The ‘floorboards’ I’ve been using come sized as ½” wide by about 12” long by 0.024” thick (about 12 x 300 x 0.6mm).

Get them on eBay (affiliate link) where they’re quite reasonably priced for a bundle of twenty eight. They’re available in a number of different wood varieties. I use mahogany for most stuff. There’s no maple but beech makes a reasonable match if you need it.

Shimming a nut

So, how to use this stuff…

First off, there’s a slight coating of some sort on the ‘rear’. I suspect this is to try keep them stabilised. It scrapes off quite easily and, while probably not absolutely necessary, I’d recommend doing so.

Preparing the hardwood shim and nut

Make sure the bottom of your nut is clean and flat. If there’s any glue residue sand it off. Place some sandpaper (220 grit should be fine) on a flat surface and rub the nut on that — don’t rub the sandpaper against the nut. This helps ensure a flat bottom.

Applying glue to the bottom of the nut

Put the shim on a flat surface. Apply a film of superglue over the bottom of the nut and press it down firmly unto the shim. I like to spray the shim with a little superglue accelerator before glueing, just to speed things up. Otherwise, be patient while keeping pressure on (please don’t glue your fingers — I’m trusting you to be careful) as superglue doesn’t always cure as quickly as you think (unless it’s on your fingers, in which case it’s really fast — be careful).

Glueing nut to hard wood shim

When you’re happy it’s secure, you can use an exacto knife to trim off the excess wood. A little work with the sandpaper can clean up the edges nicely.

guitar nut with wood shim

Now, before we all start slapping each other on the back, I should mention that there’s a good chance your nut is now too high. While this is usually preferable to one that’s too low, we should (ideally) follow up with some filing of the slots for a perfect setup. Ideal world, right? You can do some additional sanding on the bottom of the shim, once it's glued to the nut, to get a better height (in the same way you would if fitting a new pre-cut nut).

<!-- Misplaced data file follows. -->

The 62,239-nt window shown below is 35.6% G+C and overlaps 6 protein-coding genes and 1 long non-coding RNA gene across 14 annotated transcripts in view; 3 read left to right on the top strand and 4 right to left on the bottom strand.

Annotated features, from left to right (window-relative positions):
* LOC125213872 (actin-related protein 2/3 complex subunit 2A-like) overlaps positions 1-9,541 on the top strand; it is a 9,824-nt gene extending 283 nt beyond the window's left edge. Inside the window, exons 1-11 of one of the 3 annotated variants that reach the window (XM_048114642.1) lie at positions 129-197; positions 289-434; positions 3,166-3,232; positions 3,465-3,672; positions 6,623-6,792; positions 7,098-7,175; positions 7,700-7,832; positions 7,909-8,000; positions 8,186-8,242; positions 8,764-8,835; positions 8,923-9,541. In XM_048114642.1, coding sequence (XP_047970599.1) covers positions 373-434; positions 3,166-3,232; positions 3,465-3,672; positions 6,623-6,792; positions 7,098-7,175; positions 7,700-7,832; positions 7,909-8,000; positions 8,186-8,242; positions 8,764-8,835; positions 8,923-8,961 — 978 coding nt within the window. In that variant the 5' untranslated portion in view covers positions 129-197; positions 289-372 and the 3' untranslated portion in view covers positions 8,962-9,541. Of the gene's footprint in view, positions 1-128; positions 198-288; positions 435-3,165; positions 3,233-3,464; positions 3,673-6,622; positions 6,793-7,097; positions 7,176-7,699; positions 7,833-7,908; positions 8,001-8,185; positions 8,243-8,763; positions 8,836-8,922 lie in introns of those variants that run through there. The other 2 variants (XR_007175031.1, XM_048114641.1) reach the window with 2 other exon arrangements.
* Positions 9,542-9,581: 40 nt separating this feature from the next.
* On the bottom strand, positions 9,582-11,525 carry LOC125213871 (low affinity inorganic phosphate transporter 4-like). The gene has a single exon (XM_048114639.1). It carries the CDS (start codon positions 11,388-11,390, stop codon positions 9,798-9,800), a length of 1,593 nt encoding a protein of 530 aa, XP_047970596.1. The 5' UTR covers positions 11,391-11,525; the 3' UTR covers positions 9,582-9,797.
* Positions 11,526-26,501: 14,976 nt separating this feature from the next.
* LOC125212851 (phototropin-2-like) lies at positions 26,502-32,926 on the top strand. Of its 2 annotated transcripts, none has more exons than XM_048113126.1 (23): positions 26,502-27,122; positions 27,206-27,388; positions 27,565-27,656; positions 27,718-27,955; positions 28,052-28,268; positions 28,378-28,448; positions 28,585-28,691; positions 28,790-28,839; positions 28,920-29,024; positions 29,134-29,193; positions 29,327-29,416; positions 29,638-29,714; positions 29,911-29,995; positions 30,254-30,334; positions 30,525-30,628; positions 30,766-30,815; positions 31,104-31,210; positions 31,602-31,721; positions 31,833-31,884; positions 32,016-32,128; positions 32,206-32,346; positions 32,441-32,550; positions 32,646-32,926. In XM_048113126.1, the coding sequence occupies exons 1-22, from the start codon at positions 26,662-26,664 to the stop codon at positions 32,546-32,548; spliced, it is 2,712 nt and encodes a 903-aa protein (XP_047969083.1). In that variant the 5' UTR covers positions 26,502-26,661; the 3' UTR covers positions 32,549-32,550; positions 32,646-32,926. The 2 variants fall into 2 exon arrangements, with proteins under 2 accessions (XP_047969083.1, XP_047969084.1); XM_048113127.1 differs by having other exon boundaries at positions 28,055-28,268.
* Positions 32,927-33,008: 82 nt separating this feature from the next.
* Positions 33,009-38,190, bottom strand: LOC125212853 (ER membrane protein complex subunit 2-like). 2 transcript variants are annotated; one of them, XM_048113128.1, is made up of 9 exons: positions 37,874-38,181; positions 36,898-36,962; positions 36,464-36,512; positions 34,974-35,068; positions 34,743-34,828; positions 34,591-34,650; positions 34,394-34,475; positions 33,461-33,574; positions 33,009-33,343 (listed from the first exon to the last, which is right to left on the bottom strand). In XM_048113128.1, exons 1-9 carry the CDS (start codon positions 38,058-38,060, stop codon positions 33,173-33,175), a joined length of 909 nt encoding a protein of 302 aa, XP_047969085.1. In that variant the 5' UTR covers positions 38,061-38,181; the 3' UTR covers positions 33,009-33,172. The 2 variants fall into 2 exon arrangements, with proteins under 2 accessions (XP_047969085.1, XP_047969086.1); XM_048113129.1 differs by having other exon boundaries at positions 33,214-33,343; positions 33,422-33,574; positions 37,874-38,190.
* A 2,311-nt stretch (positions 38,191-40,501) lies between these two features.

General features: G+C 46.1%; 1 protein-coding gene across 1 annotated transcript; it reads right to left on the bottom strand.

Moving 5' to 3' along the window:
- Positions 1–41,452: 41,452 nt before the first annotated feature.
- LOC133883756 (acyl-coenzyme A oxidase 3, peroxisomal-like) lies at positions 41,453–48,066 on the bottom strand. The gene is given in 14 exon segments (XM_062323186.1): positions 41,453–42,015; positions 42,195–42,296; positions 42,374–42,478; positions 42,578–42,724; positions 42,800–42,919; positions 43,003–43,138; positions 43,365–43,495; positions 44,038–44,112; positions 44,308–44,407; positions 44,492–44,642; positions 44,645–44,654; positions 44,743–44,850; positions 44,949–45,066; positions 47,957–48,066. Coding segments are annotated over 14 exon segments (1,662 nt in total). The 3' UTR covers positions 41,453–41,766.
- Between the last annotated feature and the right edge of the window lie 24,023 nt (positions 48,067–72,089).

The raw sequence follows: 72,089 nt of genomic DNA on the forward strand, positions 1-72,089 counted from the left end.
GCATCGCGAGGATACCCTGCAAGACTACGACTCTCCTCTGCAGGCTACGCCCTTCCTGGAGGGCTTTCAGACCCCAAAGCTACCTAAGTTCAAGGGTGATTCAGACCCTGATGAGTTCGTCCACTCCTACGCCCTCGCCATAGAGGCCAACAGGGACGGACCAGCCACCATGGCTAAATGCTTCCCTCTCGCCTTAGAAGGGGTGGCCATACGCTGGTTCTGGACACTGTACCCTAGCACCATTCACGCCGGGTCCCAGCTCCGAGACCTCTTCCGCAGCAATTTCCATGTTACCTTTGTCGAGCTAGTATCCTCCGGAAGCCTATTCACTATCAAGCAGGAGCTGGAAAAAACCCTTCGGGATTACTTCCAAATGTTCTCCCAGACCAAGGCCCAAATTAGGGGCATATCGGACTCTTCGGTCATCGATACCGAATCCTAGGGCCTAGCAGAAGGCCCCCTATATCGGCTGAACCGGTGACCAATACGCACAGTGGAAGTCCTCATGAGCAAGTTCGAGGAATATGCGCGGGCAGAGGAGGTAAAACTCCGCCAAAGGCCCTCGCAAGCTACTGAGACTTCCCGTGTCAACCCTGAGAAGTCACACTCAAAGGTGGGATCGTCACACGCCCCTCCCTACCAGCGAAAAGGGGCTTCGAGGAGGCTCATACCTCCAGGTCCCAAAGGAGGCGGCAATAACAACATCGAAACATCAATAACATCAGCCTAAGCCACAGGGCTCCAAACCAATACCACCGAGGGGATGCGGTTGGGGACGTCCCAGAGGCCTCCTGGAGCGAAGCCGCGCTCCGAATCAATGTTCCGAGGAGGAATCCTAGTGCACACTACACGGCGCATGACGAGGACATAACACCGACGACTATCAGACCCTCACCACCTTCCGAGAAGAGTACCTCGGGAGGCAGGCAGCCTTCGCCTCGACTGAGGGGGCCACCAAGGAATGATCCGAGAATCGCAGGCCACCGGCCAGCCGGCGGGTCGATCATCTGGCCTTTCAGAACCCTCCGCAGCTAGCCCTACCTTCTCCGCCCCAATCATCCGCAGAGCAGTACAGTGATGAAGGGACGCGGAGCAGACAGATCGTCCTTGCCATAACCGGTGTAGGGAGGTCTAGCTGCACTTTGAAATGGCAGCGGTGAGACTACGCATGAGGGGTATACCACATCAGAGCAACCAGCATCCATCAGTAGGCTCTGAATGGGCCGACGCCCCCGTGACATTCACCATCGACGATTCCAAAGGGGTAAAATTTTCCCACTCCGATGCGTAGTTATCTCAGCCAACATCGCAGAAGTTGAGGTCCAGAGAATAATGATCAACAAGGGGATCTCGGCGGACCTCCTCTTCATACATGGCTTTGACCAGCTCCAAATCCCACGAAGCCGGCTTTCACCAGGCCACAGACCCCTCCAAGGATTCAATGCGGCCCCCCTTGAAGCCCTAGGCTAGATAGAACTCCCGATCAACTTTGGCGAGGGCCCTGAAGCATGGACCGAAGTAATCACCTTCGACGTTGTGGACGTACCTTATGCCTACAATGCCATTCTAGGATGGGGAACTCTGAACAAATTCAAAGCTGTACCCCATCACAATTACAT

Other shims

This stuff is pretty handy for joint shimming and for nuts. For saddles, it can be perfect too, but that depends on how much you want your action raised. You might have to repeat the process and add a second shim under the first. You can do a little sanding of the bottom to finesse the action back down if needed.

Other materials can be used for shims, of course. I’ll dig into that Takamine stuff for the future but, you’ll frequently see copper and brass shim stock in various thicknesses. This will work for some applications (not great for joint-shimming or nuts where glueing is concerned) but it could be pressed into service under lock-nuts and under saddles. I haven’t gone into much detail on it as it’s harder to work and most people won’t have the tools to cut it, especially in thicker versions.

For me, even though I can make shims myself, I’m quite happy to have a bundle of doll’s house floorboards to save me some time and effort.

If you think shims of this size could be useful, go get some floorboards. 😉

P.S. There are some alternatives to repair nuts with low string slots. More on that next time.

Written by Gerry Haze and published at